Uhm, no.

Do you think that speculating headline is going to help matters by further sensationalizing the story, Forumopera? (I had originally linked to it. Then I kicked out the link again because that kind of thing should not garner clicks)

Also, why does the (male) author assume that a pregnant singer as Poppea invites speculation about the following three outcomes:

a) Zurich opera having ‘problems’ with it (WHY?),

b) the director being limited in his work by it and putting Poppea seated in a lounge chair for the entire evening (an insult to both Fuchs and Bieito, if you ask me),

c) the other leads being ‘burdenend with having to be extra considerable of a prengnant colleague (‘picking up the slack’ is not mentioned, but doesn’t seen far from the argument)’


This is a disservice to the cause. And also a disgrace.

Firstly, it is up to the production team to determine whether they want to address the pregnance in the staging (which, for Poppea, would be an intriguing angle), and if not, well, then there is the wardrobe department and a troupe of, you know, professional singers who do this kind of thing for a living and who certainly have sung successful shows under physical conditions far more limiting than a pregnancy.

A pregnancy is *not* an illness, and this hypothesing stub does nothing but reinforce that stereotype. Grr argh.


24 thoughts on “”

  1. you’d think no singer has ever been part of a staged production whilst pregnant! The author seems to be stirring… stuff up. Preemptive outrage. Though if I were Bieito I’d feel a bit past it when one of the singers’ preganancy starts to upstage outrage at my work 😉

    Liked by 2 people

    1. for Poppea, would be an intriguing angle)

      it would make her interaction with Ottone that more interesting… generally speaking, I’m all for preganant Poppea. Hell, I’d even go for a preganant Violetta or Mimi, to further milk the melodrama 😀

      maybe we should start a thread: which characters would work very well as pregnant? Here was an opportunity for the author to allude to the debacle and make something interesting out of it.

      Liked by 2 people

      1. I think pregnancy would work for the majority of characters in some way. Though I think in many cases it would all come down to “who’s the father?”, could turn out a bit cheap as well, but a smart staging could certainly work around that.

        Liked by 1 person

        1. cheap would fit quite a lot of opera plots 😉 an implied “who’s the father” would just make our lives that more interesting when writing/talking about it 😉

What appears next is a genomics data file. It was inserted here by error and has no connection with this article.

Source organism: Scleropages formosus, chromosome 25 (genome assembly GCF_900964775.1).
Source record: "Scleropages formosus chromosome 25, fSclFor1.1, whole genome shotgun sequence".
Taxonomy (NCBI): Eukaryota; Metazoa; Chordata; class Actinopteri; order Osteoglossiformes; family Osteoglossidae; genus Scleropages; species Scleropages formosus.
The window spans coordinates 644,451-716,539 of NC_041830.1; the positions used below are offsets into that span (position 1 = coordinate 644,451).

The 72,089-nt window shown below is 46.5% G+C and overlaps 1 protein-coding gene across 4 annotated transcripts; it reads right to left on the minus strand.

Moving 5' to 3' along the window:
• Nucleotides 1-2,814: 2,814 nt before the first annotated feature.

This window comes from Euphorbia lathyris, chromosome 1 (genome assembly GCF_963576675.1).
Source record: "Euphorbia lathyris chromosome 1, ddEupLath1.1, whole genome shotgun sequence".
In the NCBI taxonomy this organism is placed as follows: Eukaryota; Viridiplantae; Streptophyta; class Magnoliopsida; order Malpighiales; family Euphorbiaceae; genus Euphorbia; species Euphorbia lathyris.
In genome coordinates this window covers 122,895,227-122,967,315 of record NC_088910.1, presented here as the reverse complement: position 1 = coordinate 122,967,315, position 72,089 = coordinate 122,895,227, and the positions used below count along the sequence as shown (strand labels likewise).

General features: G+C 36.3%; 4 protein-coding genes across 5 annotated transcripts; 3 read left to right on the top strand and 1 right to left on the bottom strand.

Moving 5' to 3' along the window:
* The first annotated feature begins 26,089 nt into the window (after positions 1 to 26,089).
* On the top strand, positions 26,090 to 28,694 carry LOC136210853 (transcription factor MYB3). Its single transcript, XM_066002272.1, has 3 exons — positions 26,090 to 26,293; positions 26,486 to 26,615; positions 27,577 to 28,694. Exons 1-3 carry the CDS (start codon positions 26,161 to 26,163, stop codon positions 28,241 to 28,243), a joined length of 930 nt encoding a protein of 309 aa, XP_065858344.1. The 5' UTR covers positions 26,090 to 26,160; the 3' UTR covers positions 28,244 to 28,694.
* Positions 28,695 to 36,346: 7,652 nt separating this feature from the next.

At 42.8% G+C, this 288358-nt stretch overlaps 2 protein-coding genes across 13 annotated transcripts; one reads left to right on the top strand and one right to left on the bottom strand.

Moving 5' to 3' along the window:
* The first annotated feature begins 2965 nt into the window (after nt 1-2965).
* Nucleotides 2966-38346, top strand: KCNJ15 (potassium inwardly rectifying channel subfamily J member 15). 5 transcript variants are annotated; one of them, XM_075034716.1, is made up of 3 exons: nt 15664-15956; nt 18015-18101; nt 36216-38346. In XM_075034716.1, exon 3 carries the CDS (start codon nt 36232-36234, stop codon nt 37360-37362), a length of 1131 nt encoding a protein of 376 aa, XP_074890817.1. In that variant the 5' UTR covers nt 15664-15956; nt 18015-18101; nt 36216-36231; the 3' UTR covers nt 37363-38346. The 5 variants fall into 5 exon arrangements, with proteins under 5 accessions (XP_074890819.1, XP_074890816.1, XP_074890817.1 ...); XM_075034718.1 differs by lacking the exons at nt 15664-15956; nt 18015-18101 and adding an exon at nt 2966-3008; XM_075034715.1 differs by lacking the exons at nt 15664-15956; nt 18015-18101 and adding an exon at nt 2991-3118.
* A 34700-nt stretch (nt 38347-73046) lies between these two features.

1. “cheap would fit quite a lot of opera plots”, haha, right you are! And sometimes the best approach for a staging seems to be to just go with the cheapness instead of trying to turn it into something bigger.

            Liked by 1 person

            1. It is d’Oustrac in Zurich – I would trust her Ottavia if she made the claim.

              (Like Gabrielle when Xena inexplicably was pregnant and Ares asked about the father)

              Liked by 1 person

    2. Hehee.
      But yes, People sing through sinusitis, broken legs and endometriosis. And tons of jetlag. I don’t get why pregnancies are made out to be a problem.


  2. Wow, this is pretty bad, and right, this stupid article should hopefully not stir much interest.
    Btw. after seeing the Hamburg production I get why the pregnancy could not well worked into the story there, since the concept was that characters were shown in different stages of their lifes. But it would have been so easy to just not address the pregnancy (or cover it up if they must). It’s a show, people are aware that things are not real and should be able to deal with deviations from the (supposed) “original idea” of a character. Same issue as with trouser roles vs. CTs or singers not corresponding to the supposed age of the character. But it seems to be a trend to try to show things in a sort of pseudo-real movie style?

    Liked by 2 people

    1. Yeah, exactly.
      Do we complain when Rhadames is not T1, Isolde is not actually a 17-year-old redhead (and a princess), or Werther does not truly shot himself, no matter how much we might be in favor of that outcome?!

      Liked by 2 people

  3. Poking the story with a stick in hope of getting more excitement out of it. May the writer go the way of others who’ve tried that:


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